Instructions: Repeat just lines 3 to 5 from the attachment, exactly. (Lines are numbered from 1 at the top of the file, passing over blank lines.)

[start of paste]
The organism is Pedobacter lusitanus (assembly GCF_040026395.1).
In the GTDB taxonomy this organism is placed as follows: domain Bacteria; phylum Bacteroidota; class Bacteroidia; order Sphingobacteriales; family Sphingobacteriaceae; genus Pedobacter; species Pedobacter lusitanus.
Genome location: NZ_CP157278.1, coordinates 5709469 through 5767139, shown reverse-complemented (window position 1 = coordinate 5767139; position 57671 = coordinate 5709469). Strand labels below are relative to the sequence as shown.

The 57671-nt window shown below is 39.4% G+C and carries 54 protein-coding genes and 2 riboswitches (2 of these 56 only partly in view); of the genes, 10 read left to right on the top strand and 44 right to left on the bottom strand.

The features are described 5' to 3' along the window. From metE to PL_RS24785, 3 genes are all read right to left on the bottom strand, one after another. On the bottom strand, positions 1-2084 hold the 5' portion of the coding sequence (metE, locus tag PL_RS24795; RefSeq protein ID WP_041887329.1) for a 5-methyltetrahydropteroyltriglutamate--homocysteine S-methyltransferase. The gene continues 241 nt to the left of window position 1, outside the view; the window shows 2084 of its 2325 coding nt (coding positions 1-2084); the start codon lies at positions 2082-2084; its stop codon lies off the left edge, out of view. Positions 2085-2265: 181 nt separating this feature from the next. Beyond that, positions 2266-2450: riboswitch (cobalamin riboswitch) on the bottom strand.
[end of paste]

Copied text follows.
Genome location: NZ_CP157278.1, coordinates 5709469 through 5767139, shown reverse-complemented (window position 1 = coordinate 5767139; position 57671 = coordinate 5709469). Strand labels below are relative to the sequence as shown.

The 57671-nt window shown below is 39.4% G+C and carries 54 protein-coding genes and 2 riboswitches (2 of these 56 only partly in view); of the genes, 10 read left to right on the top strand and 44 right to left on the bottom strand.

The features are described 5' to 3' along the window. From metE to PL_RS24785, 3 genes are all read right to left on the bottom strand, one after another. On the bottom strand, positions 1-2084 hold the 5' portion of the coding sequence (metE, locus tag PL_RS24795; RefSeq protein ID WP_041887329.1) for a 5-methyltetrahydropteroyltriglutamate--homocysteine S-methyltransferase. The gene continues 241 nt to the left of window position 1, outside the view; the window shows 2084 of its 2325 coding nt (coding positions 1-2084); the start codon lies at positions 2082-2084; its stop codon lies off the left edge, out of view. Positions 2085-2265: 181 nt separating this feature from the next. Beyond that, positions 2266-2450: riboswitch (cobalamin riboswitch) on the bottom strand.